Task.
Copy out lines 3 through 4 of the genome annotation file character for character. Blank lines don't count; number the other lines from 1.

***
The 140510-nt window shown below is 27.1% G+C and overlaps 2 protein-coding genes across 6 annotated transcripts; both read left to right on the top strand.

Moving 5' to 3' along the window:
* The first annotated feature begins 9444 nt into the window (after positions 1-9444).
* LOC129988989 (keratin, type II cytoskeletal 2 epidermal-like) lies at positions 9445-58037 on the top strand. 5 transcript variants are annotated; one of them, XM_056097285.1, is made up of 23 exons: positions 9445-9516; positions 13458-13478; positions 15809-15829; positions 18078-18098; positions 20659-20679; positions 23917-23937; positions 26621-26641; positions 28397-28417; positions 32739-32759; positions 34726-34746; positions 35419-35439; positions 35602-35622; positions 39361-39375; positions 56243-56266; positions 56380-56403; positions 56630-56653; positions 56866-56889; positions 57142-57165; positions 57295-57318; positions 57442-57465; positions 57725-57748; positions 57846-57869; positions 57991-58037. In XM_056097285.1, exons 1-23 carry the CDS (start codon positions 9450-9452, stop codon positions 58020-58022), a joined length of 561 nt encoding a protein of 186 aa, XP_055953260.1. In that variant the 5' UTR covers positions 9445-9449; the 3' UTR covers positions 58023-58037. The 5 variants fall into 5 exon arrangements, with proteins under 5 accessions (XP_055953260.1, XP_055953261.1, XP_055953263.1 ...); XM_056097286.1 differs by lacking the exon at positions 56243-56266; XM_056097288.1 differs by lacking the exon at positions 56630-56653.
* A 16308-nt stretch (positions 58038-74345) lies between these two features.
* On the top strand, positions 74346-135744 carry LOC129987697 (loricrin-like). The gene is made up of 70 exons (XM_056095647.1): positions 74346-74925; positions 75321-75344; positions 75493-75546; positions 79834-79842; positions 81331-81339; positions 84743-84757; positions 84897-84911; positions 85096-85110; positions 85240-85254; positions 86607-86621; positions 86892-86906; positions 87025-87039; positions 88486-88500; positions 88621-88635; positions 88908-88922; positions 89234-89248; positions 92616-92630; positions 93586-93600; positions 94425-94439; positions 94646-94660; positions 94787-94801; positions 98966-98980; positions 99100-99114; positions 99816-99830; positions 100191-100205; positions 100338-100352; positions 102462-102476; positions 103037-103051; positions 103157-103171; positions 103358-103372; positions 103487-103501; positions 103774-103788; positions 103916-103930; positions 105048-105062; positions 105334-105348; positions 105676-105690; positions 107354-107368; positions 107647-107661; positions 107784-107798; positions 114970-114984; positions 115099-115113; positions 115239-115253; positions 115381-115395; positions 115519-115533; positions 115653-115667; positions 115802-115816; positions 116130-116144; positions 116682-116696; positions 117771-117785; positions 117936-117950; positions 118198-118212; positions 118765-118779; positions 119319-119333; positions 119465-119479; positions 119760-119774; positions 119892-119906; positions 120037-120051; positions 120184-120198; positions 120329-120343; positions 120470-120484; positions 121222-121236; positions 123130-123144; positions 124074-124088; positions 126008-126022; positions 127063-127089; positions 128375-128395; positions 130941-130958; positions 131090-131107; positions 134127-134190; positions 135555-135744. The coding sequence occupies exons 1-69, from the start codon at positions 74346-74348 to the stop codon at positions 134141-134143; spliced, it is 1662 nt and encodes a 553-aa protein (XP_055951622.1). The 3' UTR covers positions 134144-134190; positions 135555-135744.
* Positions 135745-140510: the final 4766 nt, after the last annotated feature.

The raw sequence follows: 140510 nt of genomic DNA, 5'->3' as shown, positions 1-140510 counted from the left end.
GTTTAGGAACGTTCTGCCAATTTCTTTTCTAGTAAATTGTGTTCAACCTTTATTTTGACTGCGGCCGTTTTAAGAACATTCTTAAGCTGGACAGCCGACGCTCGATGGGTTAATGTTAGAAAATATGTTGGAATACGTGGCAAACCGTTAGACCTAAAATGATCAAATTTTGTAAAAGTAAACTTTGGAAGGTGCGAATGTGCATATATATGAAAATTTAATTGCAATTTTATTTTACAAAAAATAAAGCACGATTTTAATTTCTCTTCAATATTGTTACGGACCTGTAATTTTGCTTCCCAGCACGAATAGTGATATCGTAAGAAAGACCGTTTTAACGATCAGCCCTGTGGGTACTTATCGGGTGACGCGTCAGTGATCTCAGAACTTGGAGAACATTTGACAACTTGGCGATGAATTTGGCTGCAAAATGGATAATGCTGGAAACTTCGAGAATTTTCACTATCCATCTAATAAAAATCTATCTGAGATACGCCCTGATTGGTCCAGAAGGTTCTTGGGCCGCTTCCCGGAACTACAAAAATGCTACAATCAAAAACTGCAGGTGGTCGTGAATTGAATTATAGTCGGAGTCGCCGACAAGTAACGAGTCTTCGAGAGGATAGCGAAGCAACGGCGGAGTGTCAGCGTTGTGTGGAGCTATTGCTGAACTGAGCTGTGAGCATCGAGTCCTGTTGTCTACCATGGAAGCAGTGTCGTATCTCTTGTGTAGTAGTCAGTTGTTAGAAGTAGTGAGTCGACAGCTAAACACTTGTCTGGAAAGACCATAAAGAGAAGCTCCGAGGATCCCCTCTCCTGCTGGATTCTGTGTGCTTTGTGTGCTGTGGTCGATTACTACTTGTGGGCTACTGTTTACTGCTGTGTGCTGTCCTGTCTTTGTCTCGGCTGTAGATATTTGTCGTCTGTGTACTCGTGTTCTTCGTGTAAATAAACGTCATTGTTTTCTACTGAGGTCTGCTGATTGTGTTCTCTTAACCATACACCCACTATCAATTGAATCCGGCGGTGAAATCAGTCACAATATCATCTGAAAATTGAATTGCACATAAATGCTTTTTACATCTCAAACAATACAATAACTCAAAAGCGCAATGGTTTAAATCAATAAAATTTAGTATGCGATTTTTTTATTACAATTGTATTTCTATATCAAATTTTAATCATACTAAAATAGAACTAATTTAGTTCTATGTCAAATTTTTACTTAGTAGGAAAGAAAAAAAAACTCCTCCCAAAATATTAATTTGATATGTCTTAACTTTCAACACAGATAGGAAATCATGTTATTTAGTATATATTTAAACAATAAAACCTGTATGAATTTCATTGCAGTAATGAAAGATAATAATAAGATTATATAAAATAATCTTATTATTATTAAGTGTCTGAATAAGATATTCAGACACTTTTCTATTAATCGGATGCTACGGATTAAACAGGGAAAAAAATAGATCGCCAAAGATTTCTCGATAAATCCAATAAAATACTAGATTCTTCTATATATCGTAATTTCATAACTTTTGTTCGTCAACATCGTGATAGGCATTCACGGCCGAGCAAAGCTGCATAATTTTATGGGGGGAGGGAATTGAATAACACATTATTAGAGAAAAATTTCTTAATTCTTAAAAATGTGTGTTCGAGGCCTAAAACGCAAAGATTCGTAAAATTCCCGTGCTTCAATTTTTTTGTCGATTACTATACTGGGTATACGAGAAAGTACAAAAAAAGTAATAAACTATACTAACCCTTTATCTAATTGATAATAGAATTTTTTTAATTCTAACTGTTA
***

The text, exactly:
* The first annotated feature begins 9444 nt into the window (after positions 1-9444).
* LOC129988989 (keratin, type II cytoskeletal 2 epidermal-like) lies at positions 9445-58037 on the top strand. 5 transcript variants are annotated; one of them, XM_056097285.1, is made up of 23 exons: positions 9445-9516; positions 13458-13478; positions 15809-15829; positions 18078-18098; positions 20659-20679; positions 23917-23937; positions 26621-26641; positions 28397-28417; positions 32739-32759; positions 34726-34746; positions 35419-35439; positions 35602-35622; positions 39361-39375; positions 56243-56266; positions 56380-56403; positions 56630-56653; positions 56866-56889; positions 57142-57165; positions 57295-57318; positions 57442-57465; positions 57725-57748; positions 57846-57869; positions 57991-58037. In XM_056097285.1, exons 1-23 carry the CDS (start codon positions 9450-9452, stop codon positions 58020-58022), a joined length of 561 nt encoding a protein of 186 aa, XP_055953260.1. In that variant the 5' UTR covers positions 9445-9449; the 3' UTR covers positions 58023-58037. The 5 variants fall into 5 exon arrangements, with proteins under 5 accessions (XP_055953260.1, XP_055953261.1, XP_055953263.1 ...); XM_056097286.1 differs by lacking the exon at positions 56243-56266; XM_056097288.1 differs by lacking the exon at positions 56630-56653.